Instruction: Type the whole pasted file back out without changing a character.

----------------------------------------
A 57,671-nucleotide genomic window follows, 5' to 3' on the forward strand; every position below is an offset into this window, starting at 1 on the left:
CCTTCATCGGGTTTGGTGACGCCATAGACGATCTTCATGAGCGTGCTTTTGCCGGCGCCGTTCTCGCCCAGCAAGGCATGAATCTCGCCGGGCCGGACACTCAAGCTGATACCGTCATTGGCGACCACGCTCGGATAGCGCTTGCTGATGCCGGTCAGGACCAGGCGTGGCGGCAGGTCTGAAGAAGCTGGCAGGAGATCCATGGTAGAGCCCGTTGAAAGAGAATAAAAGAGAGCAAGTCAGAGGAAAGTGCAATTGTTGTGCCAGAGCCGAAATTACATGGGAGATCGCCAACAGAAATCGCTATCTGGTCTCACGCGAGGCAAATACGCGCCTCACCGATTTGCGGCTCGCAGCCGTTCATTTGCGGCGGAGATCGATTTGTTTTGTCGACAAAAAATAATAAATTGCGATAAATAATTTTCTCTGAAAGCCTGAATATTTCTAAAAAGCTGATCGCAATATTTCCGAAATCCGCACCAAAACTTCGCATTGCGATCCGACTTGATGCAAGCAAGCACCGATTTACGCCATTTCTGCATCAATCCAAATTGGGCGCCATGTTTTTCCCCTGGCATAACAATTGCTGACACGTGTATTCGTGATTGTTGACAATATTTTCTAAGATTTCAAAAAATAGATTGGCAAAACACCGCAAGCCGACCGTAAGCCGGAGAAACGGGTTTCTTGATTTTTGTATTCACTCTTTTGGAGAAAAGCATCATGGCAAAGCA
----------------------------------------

A 57,671-nucleotide genomic window follows, 5' to 3' on the forward strand; every position below is an offset into this window, starting at 1 on the left:
CCTTCATCGGGTTTGGTGACGCCATAGACGATCTTCATGAGCGTGCTTTTGCCGGCGCCGTTCTCGCCCAGCAAGGCATGAATCTCGCCGGGCCGGACACTCAAGCTGATACCGTCATTGGCGACCACGCTCGGATAGCGCTTGCTGATGCCGGTCAGGACCAGGCGTGGCGGCAGGTCTGAAGAAGCTGGCAGGAGATCCATGGTAGAGCCCGTTGAAAGAGAATAAAAGAGAGCAAGTCAGAGGAAAGTGCAATTGTTGTGCCAGAGCCGAAATTACATGGGAGATCGCCAACAGAAATCGCTATCTGGTCTCACGCGAGGCAAATACGCGCCTCACCGATTTGCGGCTCGCAGCCGTTCATTTGCGGCGGAGATCGATTTGTTTTGTCGACAAAAAATAATAAATTGCGATAAATAATTTTCTCTGAAAGCCTGAATATTTCTAAAAAGCTGATCGCAATATTTCCGAAATCCGCACCAAAACTTCGCATTGCGATCCGACTTGATGCAAGCAAGCACCGATTTACGCCATTTCTGCATCAATCCAAATTGGGCGCCATGTTTTTCCCCTGGCATAACAATTGCTGACACGTGTATTCGTGATTGTTGACAATATTTTCTAAGATTTCAAAAAATAGATTGGCAAAACACCGCAAGCCGACCGTAAGCCGGAGAAACGGGTTTCTTGATTTTTGTATTCACTCTTTTGGAGAAAAGCATCATGGCAAAGCA